Nevertheless, this principle is deceptive. If it were seriously acted upon, our lives and our world would be fundamentally changed. For the principle applies, not just to rare situations in which one can save a child from a pond, but to the everyday situation in which we can assist those living in absolute poverty. Not to help would be wrong, whether or not it is intrinsically equivalent to killing.
For the principle takes, firstly, no account of proximity or distance. It makes no moral difference whether the person I can help is a neighbor’s child ten yards from me or a Bengali whose name I shall never know, ten thousand miles away… Unfortunately for those who like to keep their moral responsibilities limited, instance communication and swift transportation have changed the situation. From the moral point of view, the development of the world into a “global village” has made an important, though still unrecognized difference to our moral situation… There would seem, therefore, to be no possible justification for discrimination on geographic grounds.
This is a compelling moral argument – but when you add on the teachings from Isaiah, other prophets, the disciples, and Jesus about caring for widows, orphans, the poor, the sick, the imprisoned, the enslaved, etc. – it is more than compelling. It is downright convicting.
Stearns adds, “One of the sure signs that we have been co-opted by our culture is that, like frogs in the proverbial kettle, we have grown comfortable with things that should shock us and mobilize us to action. We no longer feel the heat of outrage against things that anger God. We have so embraced the American dream that we can no longer see or feel the world’s nightmare of poverty, suffering, and hopelessness.”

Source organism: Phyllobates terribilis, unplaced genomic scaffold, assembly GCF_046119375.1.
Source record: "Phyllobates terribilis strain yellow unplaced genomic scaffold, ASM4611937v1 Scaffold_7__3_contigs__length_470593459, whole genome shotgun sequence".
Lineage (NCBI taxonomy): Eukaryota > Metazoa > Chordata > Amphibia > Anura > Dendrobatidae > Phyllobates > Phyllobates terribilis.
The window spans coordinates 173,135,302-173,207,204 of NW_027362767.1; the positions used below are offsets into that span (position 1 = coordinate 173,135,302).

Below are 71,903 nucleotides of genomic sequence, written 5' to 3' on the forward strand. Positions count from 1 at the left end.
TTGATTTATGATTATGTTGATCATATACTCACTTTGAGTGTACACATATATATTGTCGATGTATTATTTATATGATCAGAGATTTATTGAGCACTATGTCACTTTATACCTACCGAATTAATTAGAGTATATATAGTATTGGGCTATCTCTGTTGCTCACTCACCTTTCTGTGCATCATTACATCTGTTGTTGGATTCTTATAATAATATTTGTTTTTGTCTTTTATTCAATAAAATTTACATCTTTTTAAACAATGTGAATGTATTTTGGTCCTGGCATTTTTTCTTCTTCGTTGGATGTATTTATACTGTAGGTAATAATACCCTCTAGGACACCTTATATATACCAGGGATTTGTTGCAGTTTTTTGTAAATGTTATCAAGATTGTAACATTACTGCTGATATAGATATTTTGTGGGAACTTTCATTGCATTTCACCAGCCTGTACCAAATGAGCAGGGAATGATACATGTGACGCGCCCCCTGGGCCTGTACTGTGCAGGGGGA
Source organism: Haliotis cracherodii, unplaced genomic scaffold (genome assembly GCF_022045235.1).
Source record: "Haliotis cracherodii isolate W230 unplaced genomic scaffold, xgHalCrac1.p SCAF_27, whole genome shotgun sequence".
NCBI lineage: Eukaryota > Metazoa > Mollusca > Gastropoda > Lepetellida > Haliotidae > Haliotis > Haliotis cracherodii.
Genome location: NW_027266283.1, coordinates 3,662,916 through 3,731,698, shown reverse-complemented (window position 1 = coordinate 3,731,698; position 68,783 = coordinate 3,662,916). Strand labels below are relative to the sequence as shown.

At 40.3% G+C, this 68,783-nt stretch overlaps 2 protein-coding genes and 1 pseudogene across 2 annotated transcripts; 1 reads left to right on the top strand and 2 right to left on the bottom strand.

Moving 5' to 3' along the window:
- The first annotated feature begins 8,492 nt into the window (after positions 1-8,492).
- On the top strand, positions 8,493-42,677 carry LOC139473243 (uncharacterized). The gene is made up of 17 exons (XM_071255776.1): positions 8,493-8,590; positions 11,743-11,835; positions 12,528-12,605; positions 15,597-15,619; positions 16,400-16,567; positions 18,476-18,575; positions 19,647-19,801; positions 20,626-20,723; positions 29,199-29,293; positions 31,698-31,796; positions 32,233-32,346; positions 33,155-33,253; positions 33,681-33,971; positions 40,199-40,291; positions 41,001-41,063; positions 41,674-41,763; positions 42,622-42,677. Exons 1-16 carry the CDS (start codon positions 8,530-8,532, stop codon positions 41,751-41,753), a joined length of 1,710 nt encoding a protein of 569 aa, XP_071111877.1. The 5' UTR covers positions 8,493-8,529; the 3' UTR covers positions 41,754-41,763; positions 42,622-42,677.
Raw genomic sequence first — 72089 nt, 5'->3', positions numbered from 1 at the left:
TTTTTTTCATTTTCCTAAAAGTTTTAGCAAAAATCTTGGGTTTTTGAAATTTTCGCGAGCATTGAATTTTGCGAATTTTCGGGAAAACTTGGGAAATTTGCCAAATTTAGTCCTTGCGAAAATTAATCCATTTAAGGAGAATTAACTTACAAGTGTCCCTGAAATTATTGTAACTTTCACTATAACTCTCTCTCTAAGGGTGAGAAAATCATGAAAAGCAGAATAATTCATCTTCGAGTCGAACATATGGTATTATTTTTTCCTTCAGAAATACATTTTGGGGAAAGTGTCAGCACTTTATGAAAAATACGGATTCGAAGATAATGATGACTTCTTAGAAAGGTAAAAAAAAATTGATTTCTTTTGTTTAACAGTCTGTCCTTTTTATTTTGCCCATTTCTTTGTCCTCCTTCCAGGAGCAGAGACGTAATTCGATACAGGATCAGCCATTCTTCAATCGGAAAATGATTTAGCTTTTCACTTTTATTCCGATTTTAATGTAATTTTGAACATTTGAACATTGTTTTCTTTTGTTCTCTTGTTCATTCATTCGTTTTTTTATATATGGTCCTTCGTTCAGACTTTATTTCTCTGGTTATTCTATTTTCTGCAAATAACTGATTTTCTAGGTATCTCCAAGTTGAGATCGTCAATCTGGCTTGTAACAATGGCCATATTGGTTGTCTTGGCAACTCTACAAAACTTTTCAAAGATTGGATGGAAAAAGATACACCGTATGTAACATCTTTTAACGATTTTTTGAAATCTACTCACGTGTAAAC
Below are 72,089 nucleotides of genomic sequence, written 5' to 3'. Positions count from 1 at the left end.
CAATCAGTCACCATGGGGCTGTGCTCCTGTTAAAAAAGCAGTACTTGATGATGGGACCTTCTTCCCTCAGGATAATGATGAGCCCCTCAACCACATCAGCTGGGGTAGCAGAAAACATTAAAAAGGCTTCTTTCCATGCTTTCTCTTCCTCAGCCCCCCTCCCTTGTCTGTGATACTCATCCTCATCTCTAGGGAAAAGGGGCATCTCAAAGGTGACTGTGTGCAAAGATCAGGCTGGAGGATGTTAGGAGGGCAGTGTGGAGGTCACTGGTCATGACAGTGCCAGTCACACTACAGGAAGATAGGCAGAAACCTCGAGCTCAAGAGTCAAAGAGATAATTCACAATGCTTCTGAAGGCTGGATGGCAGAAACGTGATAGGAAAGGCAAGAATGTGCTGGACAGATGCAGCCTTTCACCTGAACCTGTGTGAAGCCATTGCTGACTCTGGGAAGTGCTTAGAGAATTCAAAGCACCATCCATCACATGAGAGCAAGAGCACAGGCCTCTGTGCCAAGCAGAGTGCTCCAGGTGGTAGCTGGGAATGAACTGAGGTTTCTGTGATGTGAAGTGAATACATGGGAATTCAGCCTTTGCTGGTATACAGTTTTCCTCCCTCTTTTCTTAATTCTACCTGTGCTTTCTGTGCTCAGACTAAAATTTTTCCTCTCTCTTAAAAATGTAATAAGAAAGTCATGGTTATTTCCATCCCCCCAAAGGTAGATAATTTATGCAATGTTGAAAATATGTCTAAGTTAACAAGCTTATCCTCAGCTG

And it is a nightmare. Children and women walking back and forth to fetch water all day long – missing school and work just to collect a basic necessity. And then, becoming debilitatingly sick from the dirty water they had to work so hard to collect. Preventable diseases, like malaria, killing children. AIDS orphans. Child-headed households. Families in such poverty that they can barely afford to eat, let alone pay school fees for their children. Decades of war devastating whole countries. Slaves forced to endlessly make bricks or dig for worms, with no hope for rescue. Stolen property, virginity, children – and no justice anywhere.
I can’t imagine living without the hope of justice. I get angry when someone cuts in front of me or vandalizes public property. But I have access to lots of ways – family, friends, insurance, police, the Better Business Bureau, Amazon reviews, social media – to find justice.
Then Stearns says this: “So many people are crying out to God for His help. Might you be the answer to one of their prayers?”
And Martin Luther King, Jr., says this: “In the end, we will remember not the words of our enemies, but the silence of our friends.”
And I can’t help it. I’m overwhelmed and broken by my plenty, by my distance from the world’s problems, and by my blindness to my calling to love those who are in prison, who are hungry, who are thirsty, who are sick, who are persecuted.
That’s it. No happy ending here, I am just pondering this hole in my heart, hoping that I never stop noticing it, and wondering what plans God has to fill it.